Just as I was geared up to write about Donald Trump’s dud of a visit to an African American church in Detroit, much more significant news for the history of American religion and politics hit Twitter: the death of conservative maven, impresario, and remarkably successful political activist Phyllis Schlafly.
The connection between the two, however, suggests something about the course—decline and fall, perhaps more accurately—of a certain brand of conservative populism, because Schlafly, in conjunction with two co-authors, is set to publish The Conservative Case for Trump—available now from Regnery Publishing!
While you’re at it, you can stock up on the library of Schlafly’s works from Regnery, including her 1964 classic A Choice Not an Echo, which helped to vault Barry Goldwater to national prominence, and her more recent No Higher Power: Obama’s War on Religious Freedom. The book jacket for the Trump book reads:
From Phyllis Schlafly, the woman whose celebrated classic A Choice Not An Echo (over 3 million copies sold) upended the 1964 Republican Convention, comes a persuasive new argument for a surprising conservative choice: Donald Trump.
For the first time since 1980, a significant number of Republicans are considering abandoning their party’s nominee. This is a grave mistake, Schlafly says—because a Donald Trump “radical redirection” could actually set America back on the path of Reagan’s conservative revolution.
In The Conservative Case for Trump, Schlafly and her coauthors Ed Martin and Brett M. Decker set aside the circus of the campaign and zero in on ten defining points of the Trump agenda to convince Republican voters that Donald Trump—improbable as it may seem—is the true conservative we’ve been waiting for.
Discussions of Schlafly’s death on Twitter by historians didn’t take long to degenerate into accusations that pointing out evidence that the deceased was politically effective was not the same, to say the least, as endorsing her politics. Best known for establishing the Eagle Forum and leading the anti-ERA crusade of the 1970s, Schlafly outmaneuvered her opponents in those years and, as much as any person, brought a certain definition of family values to the forefront of conservative thought and activism. As James Dobson put it in 2005, “Phyllis Schlafly courageously and single-handedly took on the issue of the Equal Rights Amendment when no one else in the country was opposing it. In so doing, she essentially launched the pro-family, pro-life movement.”
And before then, as the informative (if uncritical) biography of Schlafly by historian Donald Critchlow shows, the first lady of anti-feminism had made her name as a Cold War defense hawk activist intellectual. Well before Eagle Forum fame, she mixed it up in the world of nuclear war strategy, a world where few women could have made their names. Later, she became a chief proponent of Reagan’s Strategic Defense Initiative (aka “Star Wars”). Betty Friedan famously said she wanted to see Schlafly burned at the stake, but Schlafly’s political skill at working the system at every level, from the school board to the presidency, gave her a power and authority that made her particularly infuriating. That’s also why reducing her to a laundry list of appallingly stupid quotations—easy as it is—doesn’t capture the very serious political power she learned to deploy expertly.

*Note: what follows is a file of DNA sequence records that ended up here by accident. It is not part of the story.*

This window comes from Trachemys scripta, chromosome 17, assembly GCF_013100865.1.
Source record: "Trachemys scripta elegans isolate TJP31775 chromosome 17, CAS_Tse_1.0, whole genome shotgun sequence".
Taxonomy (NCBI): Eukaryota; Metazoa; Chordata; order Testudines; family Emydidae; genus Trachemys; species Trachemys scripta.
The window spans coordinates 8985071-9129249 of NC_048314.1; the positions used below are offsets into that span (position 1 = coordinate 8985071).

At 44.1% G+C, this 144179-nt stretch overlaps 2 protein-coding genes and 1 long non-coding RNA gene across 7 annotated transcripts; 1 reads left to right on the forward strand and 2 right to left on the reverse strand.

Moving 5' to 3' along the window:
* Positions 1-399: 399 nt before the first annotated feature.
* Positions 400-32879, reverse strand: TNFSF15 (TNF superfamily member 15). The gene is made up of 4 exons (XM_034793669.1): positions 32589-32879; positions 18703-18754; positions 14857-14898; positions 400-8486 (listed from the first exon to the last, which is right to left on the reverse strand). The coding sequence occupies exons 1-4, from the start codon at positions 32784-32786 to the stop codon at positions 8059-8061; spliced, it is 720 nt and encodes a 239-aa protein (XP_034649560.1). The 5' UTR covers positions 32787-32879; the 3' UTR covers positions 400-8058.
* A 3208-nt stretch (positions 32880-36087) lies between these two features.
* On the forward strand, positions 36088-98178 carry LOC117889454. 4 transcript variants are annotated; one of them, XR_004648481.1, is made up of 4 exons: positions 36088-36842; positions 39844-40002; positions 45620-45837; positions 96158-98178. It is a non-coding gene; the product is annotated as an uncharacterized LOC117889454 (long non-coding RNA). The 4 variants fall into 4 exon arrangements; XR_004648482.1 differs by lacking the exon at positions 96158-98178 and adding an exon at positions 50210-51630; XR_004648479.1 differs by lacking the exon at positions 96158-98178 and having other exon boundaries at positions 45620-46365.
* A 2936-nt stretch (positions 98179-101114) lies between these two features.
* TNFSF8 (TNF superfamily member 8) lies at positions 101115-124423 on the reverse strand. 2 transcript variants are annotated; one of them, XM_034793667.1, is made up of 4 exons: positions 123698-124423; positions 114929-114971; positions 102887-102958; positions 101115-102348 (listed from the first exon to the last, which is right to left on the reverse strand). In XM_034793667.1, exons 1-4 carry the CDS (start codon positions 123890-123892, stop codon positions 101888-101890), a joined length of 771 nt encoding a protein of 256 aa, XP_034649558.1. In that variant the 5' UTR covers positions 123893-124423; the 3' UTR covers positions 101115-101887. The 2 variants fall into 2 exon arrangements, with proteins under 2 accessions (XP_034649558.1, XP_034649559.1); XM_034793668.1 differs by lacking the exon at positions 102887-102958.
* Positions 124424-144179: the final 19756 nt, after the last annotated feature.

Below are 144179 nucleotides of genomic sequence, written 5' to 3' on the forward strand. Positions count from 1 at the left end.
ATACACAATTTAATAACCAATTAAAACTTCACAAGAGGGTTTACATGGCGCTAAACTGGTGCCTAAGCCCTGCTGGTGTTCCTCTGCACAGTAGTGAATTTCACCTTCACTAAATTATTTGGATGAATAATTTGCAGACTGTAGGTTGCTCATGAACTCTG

Within the ranks of conservative politics, Schlafly’s longest-range influence may be her employment of her formidable intellect and tireless organizing ability increasingly on behalf of populist, alt-right, and far-right causes. The evolution of this right, in fact, may be seen in the dominance of Ayn Rand and Phyllis Schlafly in a previous generation, versus the Coulteresque clown crop of the present day. Schlafly paved the way for the moralism of a Catholic populist conservatism, as Rand did for libertarianism, but both brought considerable talents and could take apart intellectual opponents with ferocious rhetoric. Their successors in this regard—Coulter, the Breitbart crew, and others—attract attention in the media, but lack Schlafly’s intellectual skills, not to mention the patience to attend all those boring meetings where the substance of politics happens.
Very late in her life, board members of the Eagle Forum were trying to wrest control of the organization away from Schlafly, precisely because she got on board the Trump train rather than rally for the rather more obvious primary candidate of the religious right, Ted Cruz. She fought back—even against some of her own family members—and stayed the course. Schlafly claimed victory over the Nelson Rockefeller Republican establishment in the 1960s, and over the current Republican establishment in 2016. Schlafly’s life work helped pave the way for the Trump (and alt-right) phenomenon. Regardless of their political affiliation, both are her antithesis in terms of her unflappable personal style.
Today the top plank on the Eagle Forum’s page reads:
We support establishing English as our official language.
We support immediate border security to stop the entry of illegal aliens, illegal drugs, women seeking to give birth to “anchor babies,” Third World diseases, criminal gangs, and potential terrorists.
Reflecting on her legacy, historian Kevin Kruse tweeted, “even if you hate what she did, remember how she did it. Because she gave you a blueprint to do anything. Even to undo her work.” She did not live to see the (pretty likely) election of the first female President, but if you hear someone rolling over in her grave in early November, you’ll know who, and why. And by leading a generation of Republicans towards what became the Trump train, she helped make it possible. In the end, the empire she created struck back.